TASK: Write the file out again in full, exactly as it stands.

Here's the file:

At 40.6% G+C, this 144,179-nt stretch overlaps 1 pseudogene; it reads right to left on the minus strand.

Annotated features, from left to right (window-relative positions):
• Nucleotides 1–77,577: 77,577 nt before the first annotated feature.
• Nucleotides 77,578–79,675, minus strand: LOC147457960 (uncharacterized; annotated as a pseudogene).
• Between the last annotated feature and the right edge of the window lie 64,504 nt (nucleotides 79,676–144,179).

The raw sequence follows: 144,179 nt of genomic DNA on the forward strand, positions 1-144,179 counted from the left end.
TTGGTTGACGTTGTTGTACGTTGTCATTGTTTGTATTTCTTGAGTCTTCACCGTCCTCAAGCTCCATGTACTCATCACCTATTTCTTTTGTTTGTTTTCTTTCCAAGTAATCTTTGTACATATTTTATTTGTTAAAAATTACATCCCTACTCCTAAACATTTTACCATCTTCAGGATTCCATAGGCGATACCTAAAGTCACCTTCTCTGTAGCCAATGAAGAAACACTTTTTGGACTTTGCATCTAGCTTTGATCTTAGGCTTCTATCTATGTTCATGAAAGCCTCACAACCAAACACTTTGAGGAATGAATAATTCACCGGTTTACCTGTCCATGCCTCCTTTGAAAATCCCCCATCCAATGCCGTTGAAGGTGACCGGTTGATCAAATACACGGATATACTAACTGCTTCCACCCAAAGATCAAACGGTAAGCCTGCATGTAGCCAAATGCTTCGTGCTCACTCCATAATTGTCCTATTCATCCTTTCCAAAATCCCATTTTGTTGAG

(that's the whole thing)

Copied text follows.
At 40.6% G+C, this 144,179-nt stretch overlaps 1 pseudogene; it reads right to left on the minus strand.

Annotated features, from left to right (window-relative positions):
• Nucleotides 1–77,577: 77,577 nt before the first annotated feature.
• Nucleotides 77,578–79,675, minus strand: LOC147457960 (uncharacterized; annotated as a pseudogene).
• Between the last annotated feature and the right edge of the window lie 64,504 nt (nucleotides 79,676–144,179).

The raw sequence follows: 144,179 nt of genomic DNA on the forward strand, positions 1-144,179 counted from the left end.
TTGGTTGACGTTGTTGTACGTTGTCATTGTTTGTATTTCTTGAGTCTTCACCGTCCTCAAGCTCCATGTACTCATCACCTATTTCTTTTGTTTGTTTTCTTTCCAAGTAATCTTTGTACATATTTTATTTGTTAAAAATTACATCCCTACTCCTAAACATTTTACCATCTTCAGGATTCCATAGGCGATACCTAAAGTCACCTTCTCTGTAGCCAATGAAGAAACACTTTTTGGACTTTGCATCTAGCTTTGATCTTAGGCTTCTATCTATGTTCATGAAAGCCTCACAACCAAACACTTTGAGGAATGAATAATTCACCGGTTTACCTGTCCATGCCTCCTTTGAAAATCCCCCATCCAATGCCGTTGAAGGTGACCGGTTGATCAAATACACGGATATACTAACTGCTTCCACCCAAAGATCAAACGGTAAGCCTGCATGTAGCCAAATGCTTCGTGCTCACTCCATAATTGTCCTATTCATCCTTTCCAAAATCCCATTTTGTTGAG